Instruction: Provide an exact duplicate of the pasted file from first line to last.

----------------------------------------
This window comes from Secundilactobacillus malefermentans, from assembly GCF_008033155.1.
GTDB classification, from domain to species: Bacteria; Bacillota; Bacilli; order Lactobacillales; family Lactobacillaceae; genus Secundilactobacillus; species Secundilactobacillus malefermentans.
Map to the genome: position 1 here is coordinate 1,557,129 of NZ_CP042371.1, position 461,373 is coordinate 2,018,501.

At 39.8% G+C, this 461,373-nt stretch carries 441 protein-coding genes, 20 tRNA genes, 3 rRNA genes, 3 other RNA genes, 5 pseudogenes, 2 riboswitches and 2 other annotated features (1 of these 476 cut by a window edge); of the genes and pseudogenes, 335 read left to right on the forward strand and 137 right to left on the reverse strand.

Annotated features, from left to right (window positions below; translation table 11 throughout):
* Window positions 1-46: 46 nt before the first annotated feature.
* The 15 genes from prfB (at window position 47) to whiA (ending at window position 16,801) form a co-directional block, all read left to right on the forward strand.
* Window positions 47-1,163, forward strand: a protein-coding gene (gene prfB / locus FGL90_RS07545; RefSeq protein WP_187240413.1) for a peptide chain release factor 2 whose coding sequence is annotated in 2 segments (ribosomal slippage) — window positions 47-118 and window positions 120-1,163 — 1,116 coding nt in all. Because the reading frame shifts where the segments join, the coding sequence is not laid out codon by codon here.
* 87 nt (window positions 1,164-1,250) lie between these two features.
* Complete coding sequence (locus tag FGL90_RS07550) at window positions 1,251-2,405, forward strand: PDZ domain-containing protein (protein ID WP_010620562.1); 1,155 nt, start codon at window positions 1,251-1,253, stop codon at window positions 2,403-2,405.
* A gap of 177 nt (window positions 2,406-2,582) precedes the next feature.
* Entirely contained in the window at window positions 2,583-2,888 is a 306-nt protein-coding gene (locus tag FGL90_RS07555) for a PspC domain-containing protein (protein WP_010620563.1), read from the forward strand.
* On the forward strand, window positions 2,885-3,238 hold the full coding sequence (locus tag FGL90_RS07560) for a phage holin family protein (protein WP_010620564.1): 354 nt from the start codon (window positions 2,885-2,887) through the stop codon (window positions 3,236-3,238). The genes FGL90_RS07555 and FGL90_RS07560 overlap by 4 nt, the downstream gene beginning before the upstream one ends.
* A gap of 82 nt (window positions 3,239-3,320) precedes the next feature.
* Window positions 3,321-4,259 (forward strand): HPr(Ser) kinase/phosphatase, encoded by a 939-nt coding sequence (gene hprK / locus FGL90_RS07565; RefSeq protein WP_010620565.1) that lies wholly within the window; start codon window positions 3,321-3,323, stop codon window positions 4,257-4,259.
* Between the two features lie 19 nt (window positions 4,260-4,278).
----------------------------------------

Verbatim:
This window comes from Secundilactobacillus malefermentans, from assembly GCF_008033155.1.
GTDB classification, from domain to species: Bacteria; Bacillota; Bacilli; order Lactobacillales; family Lactobacillaceae; genus Secundilactobacillus; species Secundilactobacillus malefermentans.
Map to the genome: position 1 here is coordinate 1,557,129 of NZ_CP042371.1, position 461,373 is coordinate 2,018,501.

At 39.8% G+C, this 461,373-nt stretch carries 441 protein-coding genes, 20 tRNA genes, 3 rRNA genes, 3 other RNA genes, 5 pseudogenes, 2 riboswitches and 2 other annotated features (1 of these 476 cut by a window edge); of the genes and pseudogenes, 335 read left to right on the forward strand and 137 right to left on the reverse strand.

Annotated features, from left to right (window positions below; translation table 11 throughout):
* Window positions 1-46: 46 nt before the first annotated feature.
* The 15 genes from prfB (at window position 47) to whiA (ending at window position 16,801) form a co-directional block, all read left to right on the forward strand.
* Window positions 47-1,163, forward strand: a protein-coding gene (gene prfB / locus FGL90_RS07545; RefSeq protein WP_187240413.1) for a peptide chain release factor 2 whose coding sequence is annotated in 2 segments (ribosomal slippage) — window positions 47-118 and window positions 120-1,163 — 1,116 coding nt in all. Because the reading frame shifts where the segments join, the coding sequence is not laid out codon by codon here.
* 87 nt (window positions 1,164-1,250) lie between these two features.
* Complete coding sequence (locus tag FGL90_RS07550) at window positions 1,251-2,405, forward strand: PDZ domain-containing protein (protein ID WP_010620562.1); 1,155 nt, start codon at window positions 1,251-1,253, stop codon at window positions 2,403-2,405.
* A gap of 177 nt (window positions 2,406-2,582) precedes the next feature.
* Entirely contained in the window at window positions 2,583-2,888 is a 306-nt protein-coding gene (locus tag FGL90_RS07555) for a PspC domain-containing protein (protein WP_010620563.1), read from the forward strand.
* On the forward strand, window positions 2,885-3,238 hold the full coding sequence (locus tag FGL90_RS07560) for a phage holin family protein (protein WP_010620564.1): 354 nt from the start codon (window positions 2,885-2,887) through the stop codon (window positions 3,236-3,238). The genes FGL90_RS07555 and FGL90_RS07560 overlap by 4 nt, the downstream gene beginning before the upstream one ends.
* A gap of 82 nt (window positions 3,239-3,320) precedes the next feature.
* Window positions 3,321-4,259 (forward strand): HPr(Ser) kinase/phosphatase, encoded by a 939-nt coding sequence (gene hprK / locus FGL90_RS07565; RefSeq protein WP_010620565.1) that lies wholly within the window; start codon window positions 3,321-3,323, stop codon window positions 4,257-4,259.
* Between the two features lie 19 nt (window positions 4,260-4,278).